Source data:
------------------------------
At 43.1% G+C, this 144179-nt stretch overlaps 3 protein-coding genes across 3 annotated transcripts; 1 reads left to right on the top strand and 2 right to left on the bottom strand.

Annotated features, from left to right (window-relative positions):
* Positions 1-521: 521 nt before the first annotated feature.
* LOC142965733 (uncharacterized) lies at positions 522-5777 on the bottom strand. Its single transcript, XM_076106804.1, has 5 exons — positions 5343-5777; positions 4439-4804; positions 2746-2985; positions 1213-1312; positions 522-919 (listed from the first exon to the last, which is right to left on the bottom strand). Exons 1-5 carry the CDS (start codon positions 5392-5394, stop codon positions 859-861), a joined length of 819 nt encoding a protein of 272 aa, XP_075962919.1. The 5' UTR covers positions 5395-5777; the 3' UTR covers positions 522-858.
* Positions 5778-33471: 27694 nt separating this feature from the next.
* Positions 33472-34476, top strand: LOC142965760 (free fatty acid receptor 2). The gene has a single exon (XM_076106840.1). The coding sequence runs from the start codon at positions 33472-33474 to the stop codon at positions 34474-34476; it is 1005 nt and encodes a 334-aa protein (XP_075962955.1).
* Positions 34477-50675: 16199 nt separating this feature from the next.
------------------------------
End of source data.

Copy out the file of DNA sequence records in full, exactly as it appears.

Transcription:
At 43.1% G+C, this 144179-nt stretch overlaps 3 protein-coding genes across 3 annotated transcripts; 1 reads left to right on the top strand and 2 right to left on the bottom strand.

Annotated features, from left to right (window-relative positions):
* Positions 1-521: 521 nt before the first annotated feature.
* LOC142965733 (uncharacterized) lies at positions 522-5777 on the bottom strand. Its single transcript, XM_076106804.1, has 5 exons — positions 5343-5777; positions 4439-4804; positions 2746-2985; positions 1213-1312; positions 522-919 (listed from the first exon to the last, which is right to left on the bottom strand). Exons 1-5 carry the CDS (start codon positions 5392-5394, stop codon positions 859-861), a joined length of 819 nt encoding a protein of 272 aa, XP_075962919.1. The 5' UTR covers positions 5395-5777; the 3' UTR covers positions 522-858.
* Positions 5778-33471: 27694 nt separating this feature from the next.
* Positions 33472-34476, top strand: LOC142965760 (free fatty acid receptor 2). The gene has a single exon (XM_076106840.1). The coding sequence runs from the start codon at positions 33472-33474 to the stop codon at positions 34474-34476; it is 1005 nt and encodes a 334-aa protein (XP_075962955.1).
* Positions 34477-50675: 16199 nt separating this feature from the next.